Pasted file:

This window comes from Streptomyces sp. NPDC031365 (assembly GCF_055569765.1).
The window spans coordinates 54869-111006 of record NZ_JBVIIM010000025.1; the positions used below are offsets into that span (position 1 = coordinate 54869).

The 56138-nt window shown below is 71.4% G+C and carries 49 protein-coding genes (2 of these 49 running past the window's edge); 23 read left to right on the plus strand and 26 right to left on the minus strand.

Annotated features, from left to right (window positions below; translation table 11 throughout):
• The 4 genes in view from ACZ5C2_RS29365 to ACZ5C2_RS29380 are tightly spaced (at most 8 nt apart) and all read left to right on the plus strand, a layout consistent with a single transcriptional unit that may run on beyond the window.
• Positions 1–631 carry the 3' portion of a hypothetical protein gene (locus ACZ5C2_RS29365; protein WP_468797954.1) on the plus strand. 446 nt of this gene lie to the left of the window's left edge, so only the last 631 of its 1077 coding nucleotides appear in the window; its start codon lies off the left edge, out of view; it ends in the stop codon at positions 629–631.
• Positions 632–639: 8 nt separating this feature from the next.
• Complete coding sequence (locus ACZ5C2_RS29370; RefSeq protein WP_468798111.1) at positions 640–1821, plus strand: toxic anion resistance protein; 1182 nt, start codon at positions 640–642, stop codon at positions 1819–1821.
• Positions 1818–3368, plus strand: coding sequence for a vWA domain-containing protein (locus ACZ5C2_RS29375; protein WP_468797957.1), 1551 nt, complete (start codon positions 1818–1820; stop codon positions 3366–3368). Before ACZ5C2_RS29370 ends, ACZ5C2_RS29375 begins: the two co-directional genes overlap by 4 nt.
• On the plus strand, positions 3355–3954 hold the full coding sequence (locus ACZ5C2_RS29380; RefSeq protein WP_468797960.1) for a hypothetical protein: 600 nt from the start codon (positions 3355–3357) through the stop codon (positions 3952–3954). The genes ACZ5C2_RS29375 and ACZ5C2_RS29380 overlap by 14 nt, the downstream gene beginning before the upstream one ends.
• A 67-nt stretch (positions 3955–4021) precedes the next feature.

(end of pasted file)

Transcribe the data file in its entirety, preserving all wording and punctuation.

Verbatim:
This window comes from Streptomyces sp. NPDC031365 (assembly GCF_055569765.1).
The window spans coordinates 54869-111006 of record NZ_JBVIIM010000025.1; the positions used below are offsets into that span (position 1 = coordinate 54869).

The 56138-nt window shown below is 71.4% G+C and carries 49 protein-coding genes (2 of these 49 running past the window's edge); 23 read left to right on the plus strand and 26 right to left on the minus strand.

Annotated features, from left to right (window positions below; translation table 11 throughout):
• The 4 genes in view from ACZ5C2_RS29365 to ACZ5C2_RS29380 are tightly spaced (at most 8 nt apart) and all read left to right on the plus strand, a layout consistent with a single transcriptional unit that may run on beyond the window.
• Positions 1–631 carry the 3' portion of a hypothetical protein gene (locus ACZ5C2_RS29365; protein WP_468797954.1) on the plus strand. 446 nt of this gene lie to the left of the window's left edge, so only the last 631 of its 1077 coding nucleotides appear in the window; its start codon lies off the left edge, out of view; it ends in the stop codon at positions 629–631.
• Positions 632–639: 8 nt separating this feature from the next.
• Complete coding sequence (locus ACZ5C2_RS29370; RefSeq protein WP_468798111.1) at positions 640–1821, plus strand: toxic anion resistance protein; 1182 nt, start codon at positions 640–642, stop codon at positions 1819–1821.
• Positions 1818–3368, plus strand: coding sequence for a vWA domain-containing protein (locus ACZ5C2_RS29375; protein WP_468797957.1), 1551 nt, complete (start codon positions 1818–1820; stop codon positions 3366–3368). Before ACZ5C2_RS29370 ends, ACZ5C2_RS29375 begins: the two co-directional genes overlap by 4 nt.
• On the plus strand, positions 3355–3954 hold the full coding sequence (locus ACZ5C2_RS29380; RefSeq protein WP_468797960.1) for a hypothetical protein: 600 nt from the start codon (positions 3355–3357) through the stop codon (positions 3952–3954). The genes ACZ5C2_RS29375 and ACZ5C2_RS29380 overlap by 14 nt, the downstream gene beginning before the upstream one ends.
• A 67-nt stretch (positions 3955–4021) precedes the next feature.